• If you don’t offer insurance, the annual payment is $2000 per full-time employee (excluding the first 30 employees)
  • If you do offer insurance, but the insurance doesn’t meet the minimum requirements, the annual payment is $3000 per full-time employee who qualifies for premium savings in the Marketplace

Note: Unlike employer contributions to employee premiums, the Employer Shared Responsibility Payment is not tax deductible.

A health plan meets minimum value if it covers at least 60% of the total allowed costs of benefits provided under the plan. To determine whether other coverage meets minimum value, please contact us for assistance.

Note: All plans in the Marketplace meet minimum value, so any coverage offered through the SHOP Marketplace should qualify.

Excise Tax on High Cost Employer-Sponsored Insurance

Effective in 2018, a 40 percent excise tax indexed for inflation will be imposed on employers with insurance plans where the annual premium exceeds $10,200 (individual) or $27,500 (family). For retirees age 55 and older, the premium levels are higher, $11,850 for individuals and $30,950 for families.

Excise Tax on Medical Devices

Effective January 1, 2014, a 2.3 percent tax will be levied on manufacturers and importers on the sale of certain medical devices.

Indoor Tanning Services

A 10 percent excise tax on indoor tanning services went into effect on July 1, 2010. The tax doesn’t apply to phototherapy services performed by a licensed medical professional on his or her premises. There’s also an exception for certain physical fitness facilities that offer tanning as an incidental service to members without a separately identifiable fee.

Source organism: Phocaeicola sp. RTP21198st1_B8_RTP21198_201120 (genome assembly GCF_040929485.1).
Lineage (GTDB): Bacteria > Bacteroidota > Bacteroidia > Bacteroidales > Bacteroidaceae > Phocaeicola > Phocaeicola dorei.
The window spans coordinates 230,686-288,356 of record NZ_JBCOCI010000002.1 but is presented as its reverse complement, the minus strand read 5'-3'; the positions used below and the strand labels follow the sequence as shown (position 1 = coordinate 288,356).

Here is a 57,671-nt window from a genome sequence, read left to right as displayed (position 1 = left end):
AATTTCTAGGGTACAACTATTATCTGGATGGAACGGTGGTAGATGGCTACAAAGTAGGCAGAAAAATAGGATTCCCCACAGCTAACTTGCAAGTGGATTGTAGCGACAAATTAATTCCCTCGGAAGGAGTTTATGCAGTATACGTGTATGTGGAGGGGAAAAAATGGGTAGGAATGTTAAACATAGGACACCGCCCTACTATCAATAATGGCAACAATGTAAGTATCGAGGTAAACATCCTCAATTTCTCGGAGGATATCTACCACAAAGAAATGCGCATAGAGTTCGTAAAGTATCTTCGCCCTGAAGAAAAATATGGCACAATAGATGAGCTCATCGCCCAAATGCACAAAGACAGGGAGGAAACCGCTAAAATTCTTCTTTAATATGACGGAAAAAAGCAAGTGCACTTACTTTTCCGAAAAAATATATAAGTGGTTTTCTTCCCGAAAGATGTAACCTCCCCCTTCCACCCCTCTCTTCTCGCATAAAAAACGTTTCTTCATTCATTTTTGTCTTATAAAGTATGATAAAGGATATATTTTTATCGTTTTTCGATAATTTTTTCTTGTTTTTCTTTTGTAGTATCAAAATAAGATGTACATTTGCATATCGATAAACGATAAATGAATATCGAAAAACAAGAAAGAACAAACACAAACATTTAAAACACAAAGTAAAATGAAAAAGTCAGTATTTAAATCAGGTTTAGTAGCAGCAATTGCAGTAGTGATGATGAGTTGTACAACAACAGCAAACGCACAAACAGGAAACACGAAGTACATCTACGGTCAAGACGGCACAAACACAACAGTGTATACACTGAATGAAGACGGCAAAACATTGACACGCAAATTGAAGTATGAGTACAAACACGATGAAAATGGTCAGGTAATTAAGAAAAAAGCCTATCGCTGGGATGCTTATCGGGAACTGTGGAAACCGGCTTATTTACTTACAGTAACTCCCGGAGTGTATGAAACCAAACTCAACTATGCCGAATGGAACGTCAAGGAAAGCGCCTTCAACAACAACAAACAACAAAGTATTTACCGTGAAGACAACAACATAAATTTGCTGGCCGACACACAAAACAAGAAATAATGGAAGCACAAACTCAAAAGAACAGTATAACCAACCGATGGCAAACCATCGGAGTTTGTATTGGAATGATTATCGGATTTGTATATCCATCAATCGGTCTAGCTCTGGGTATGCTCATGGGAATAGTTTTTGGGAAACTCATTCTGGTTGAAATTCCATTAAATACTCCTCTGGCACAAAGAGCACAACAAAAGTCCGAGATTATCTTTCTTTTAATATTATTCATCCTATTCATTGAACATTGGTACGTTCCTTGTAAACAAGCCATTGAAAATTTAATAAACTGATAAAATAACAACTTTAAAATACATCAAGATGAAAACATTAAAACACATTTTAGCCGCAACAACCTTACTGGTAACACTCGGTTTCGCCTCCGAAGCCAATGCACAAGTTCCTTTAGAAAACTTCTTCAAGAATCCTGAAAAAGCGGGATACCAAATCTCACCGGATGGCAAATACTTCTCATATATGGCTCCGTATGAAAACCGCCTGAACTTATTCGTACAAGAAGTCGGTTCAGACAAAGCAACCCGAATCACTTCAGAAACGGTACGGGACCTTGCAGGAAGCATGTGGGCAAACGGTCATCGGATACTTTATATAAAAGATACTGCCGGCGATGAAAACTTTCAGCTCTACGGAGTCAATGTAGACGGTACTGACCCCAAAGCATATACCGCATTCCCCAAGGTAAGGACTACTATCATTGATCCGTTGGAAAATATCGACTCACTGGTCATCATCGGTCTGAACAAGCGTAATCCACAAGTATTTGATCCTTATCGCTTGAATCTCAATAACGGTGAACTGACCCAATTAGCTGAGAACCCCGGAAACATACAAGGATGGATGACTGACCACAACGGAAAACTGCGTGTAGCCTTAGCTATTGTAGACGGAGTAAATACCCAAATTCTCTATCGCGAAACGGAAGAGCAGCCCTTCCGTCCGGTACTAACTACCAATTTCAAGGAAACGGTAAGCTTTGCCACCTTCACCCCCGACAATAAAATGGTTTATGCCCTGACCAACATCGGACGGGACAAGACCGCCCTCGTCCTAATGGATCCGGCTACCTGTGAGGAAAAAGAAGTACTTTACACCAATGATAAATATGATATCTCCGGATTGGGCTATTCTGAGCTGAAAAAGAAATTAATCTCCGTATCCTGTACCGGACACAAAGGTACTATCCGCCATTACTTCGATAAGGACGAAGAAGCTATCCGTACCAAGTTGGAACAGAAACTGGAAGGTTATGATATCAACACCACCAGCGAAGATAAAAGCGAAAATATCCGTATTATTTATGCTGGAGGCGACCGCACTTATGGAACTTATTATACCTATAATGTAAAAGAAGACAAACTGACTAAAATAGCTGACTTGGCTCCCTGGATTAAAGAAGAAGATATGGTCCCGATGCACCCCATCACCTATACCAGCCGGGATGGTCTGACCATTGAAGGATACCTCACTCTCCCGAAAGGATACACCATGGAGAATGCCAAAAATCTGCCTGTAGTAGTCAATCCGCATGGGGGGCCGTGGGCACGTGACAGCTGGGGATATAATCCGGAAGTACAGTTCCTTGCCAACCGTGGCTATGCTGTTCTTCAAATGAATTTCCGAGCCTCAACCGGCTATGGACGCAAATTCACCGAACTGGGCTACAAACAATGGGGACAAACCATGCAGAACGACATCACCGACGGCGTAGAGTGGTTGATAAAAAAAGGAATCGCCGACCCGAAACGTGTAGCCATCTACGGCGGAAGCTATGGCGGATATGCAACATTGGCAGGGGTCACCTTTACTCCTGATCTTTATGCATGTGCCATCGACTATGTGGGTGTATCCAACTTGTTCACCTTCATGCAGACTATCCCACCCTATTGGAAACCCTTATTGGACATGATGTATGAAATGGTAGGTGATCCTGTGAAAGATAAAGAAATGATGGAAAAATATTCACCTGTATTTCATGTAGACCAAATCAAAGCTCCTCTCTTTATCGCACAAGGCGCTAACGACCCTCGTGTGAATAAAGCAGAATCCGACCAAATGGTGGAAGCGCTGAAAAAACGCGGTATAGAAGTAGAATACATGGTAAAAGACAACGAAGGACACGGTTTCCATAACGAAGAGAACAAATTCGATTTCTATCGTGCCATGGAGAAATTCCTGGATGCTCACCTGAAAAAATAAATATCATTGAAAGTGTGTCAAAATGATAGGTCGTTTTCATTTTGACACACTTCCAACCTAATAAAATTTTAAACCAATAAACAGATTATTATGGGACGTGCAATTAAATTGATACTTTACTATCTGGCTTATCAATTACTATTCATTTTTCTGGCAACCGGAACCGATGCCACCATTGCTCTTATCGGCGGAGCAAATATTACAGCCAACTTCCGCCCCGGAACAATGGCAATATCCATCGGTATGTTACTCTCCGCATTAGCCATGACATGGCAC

For more information: www.onts9.com

 

Oct. 15 Deadline Still in Effect, IRS Warns

 

The Internal Revenue Service reminded taxpayers that the October 15 deadline remains in effect for people who requested a six-month extension to file their tax return.

While the current government shutdown has shuttered many offices and turned off many services, it “does not affect the federal tax law, and all taxpayers should continue to meet their tax obligations as normal,” the IRS said in a statement.

Over 12 million people filed for automatic six-month extensions earlier in 2013, most of whom will have to file by the October 15 deadline. Some groups do have more time, the IRS noted, including members of the military and others serving in Afghanistan or other combat zones, as well as people in parts of Colorado affected by severe weather, flooding, landslides and mudslides.

The service encouraged taxpayers to e-file their returns, but said that it would accept returns both electronically or on paper, and accept and process payments accompanying either type of return. It will not be able to issue refunds, however, until normal government operations resume.

For more information: www.onts9.com

 

IRS Suspends Tax Refunds and Tax Court Closes during Government Shutdown

The Internal Revenue Service has temporarily stopped sending out tax refunds, and the Tax Court has suspended operations during the federal government shutdown, as lawmakers in Congress continue their battle over delaying or defunding “Obamacare” for a year.

The IRS announced contingency plans for the government shutdown on Monday ahead of the looming shutdown (see IRS Releases Gov’t Shutdown Contingency Plan). On Tuesday, with the House and Senate failing to reach an agreement on a budget resolution to continue funding government operations—and with the impasse continuing over the insistence by Republican lawmakers that the health care reform law should be delayed as a necessary pre-condition for agreeing to a budget deal—the IRS elaborated on the shutdown plans on its Web site, including a temporary stoppage in tax refunds.